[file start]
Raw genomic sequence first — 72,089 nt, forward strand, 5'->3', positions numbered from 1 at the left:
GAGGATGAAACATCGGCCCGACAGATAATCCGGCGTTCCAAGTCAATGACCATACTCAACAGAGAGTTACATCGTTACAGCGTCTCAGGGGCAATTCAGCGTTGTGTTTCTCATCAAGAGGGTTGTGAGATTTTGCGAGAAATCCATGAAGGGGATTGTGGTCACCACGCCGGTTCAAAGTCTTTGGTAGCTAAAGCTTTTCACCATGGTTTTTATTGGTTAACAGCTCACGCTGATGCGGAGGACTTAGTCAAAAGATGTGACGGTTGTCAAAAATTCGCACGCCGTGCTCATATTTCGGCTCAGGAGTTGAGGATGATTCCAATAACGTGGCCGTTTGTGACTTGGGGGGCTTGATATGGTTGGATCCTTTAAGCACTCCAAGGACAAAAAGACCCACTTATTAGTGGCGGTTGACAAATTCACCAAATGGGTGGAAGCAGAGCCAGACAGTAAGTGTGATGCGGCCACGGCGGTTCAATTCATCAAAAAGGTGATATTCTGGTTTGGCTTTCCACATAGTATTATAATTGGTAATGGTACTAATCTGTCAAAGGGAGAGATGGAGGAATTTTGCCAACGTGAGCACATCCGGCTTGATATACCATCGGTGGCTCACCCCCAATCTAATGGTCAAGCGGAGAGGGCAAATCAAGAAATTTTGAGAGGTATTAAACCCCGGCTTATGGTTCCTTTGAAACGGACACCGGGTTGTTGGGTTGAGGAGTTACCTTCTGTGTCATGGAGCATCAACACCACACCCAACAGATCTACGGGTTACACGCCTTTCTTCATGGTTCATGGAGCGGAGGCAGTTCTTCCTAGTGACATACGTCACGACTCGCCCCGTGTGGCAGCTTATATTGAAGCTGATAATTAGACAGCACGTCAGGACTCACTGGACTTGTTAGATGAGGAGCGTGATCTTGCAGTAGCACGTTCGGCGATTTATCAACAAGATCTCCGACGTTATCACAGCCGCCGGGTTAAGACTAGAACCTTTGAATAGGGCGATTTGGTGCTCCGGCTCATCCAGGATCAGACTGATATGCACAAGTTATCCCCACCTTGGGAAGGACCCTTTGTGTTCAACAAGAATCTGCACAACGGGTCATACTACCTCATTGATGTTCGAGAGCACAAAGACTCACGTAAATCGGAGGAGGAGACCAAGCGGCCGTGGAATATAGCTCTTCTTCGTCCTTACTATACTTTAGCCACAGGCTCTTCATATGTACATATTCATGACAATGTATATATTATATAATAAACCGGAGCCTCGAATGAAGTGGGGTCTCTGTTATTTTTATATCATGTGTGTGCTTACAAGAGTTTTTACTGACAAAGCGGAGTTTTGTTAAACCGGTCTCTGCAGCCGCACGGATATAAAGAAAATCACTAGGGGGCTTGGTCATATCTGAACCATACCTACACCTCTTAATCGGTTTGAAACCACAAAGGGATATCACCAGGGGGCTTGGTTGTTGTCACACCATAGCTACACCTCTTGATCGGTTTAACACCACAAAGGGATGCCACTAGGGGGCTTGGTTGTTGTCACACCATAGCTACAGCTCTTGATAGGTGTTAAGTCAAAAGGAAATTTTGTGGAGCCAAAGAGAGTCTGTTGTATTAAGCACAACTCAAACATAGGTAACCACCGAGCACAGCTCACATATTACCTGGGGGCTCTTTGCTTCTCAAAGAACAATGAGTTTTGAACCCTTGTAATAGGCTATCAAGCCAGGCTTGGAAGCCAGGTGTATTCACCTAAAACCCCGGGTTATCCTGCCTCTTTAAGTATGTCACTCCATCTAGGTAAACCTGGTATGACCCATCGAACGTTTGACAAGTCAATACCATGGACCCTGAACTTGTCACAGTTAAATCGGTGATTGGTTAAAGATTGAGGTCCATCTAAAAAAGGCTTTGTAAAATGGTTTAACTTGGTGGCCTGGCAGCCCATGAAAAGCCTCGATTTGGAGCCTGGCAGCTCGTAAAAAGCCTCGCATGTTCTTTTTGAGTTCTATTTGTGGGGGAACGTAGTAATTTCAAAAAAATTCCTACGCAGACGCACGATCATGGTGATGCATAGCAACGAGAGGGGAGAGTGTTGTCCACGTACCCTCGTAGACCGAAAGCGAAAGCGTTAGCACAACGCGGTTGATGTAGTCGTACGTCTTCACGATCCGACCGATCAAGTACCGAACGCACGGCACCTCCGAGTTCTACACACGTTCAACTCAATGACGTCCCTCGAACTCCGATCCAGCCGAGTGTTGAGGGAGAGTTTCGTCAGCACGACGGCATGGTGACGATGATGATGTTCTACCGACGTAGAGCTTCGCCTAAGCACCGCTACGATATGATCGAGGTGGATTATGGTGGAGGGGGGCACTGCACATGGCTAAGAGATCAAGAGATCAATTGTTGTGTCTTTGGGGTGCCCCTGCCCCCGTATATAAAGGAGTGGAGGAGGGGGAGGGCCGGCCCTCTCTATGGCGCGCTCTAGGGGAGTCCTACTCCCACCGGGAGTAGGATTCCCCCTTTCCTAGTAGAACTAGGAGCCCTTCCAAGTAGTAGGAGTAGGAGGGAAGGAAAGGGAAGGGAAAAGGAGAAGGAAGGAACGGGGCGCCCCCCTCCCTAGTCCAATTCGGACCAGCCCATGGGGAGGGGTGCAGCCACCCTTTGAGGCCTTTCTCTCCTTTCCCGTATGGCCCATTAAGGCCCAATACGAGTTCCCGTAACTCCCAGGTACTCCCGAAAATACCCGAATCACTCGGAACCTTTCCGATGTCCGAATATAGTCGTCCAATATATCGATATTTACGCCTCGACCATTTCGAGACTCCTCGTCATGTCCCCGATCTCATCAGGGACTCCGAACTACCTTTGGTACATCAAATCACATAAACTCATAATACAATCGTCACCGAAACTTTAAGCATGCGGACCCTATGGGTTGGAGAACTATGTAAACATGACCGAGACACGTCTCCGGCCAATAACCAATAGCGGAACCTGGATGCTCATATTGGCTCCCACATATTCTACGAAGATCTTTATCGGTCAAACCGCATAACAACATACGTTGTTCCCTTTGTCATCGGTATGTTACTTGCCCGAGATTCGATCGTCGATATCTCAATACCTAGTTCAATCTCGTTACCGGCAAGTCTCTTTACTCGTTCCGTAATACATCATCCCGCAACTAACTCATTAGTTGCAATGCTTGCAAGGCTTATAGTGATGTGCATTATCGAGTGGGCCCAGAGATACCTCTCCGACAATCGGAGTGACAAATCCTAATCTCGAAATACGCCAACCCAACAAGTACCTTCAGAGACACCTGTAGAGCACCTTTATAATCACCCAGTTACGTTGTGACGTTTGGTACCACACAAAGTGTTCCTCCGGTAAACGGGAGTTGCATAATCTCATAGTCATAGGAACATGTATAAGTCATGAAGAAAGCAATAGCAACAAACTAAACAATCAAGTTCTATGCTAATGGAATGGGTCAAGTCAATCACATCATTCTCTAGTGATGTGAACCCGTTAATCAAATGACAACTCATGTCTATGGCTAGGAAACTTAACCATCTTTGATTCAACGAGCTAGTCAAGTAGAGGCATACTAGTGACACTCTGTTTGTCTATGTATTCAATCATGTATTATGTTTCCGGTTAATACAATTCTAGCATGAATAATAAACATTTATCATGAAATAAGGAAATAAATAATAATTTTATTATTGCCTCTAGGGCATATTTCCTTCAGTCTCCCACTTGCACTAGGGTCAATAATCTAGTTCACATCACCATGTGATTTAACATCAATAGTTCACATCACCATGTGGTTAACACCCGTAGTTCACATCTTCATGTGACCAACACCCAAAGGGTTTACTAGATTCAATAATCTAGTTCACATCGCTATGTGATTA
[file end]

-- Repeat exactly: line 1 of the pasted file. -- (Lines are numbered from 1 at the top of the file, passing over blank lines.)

Raw genomic sequence first — 72,089 nt, forward strand, 5'->3', positions numbered from 1 at the left: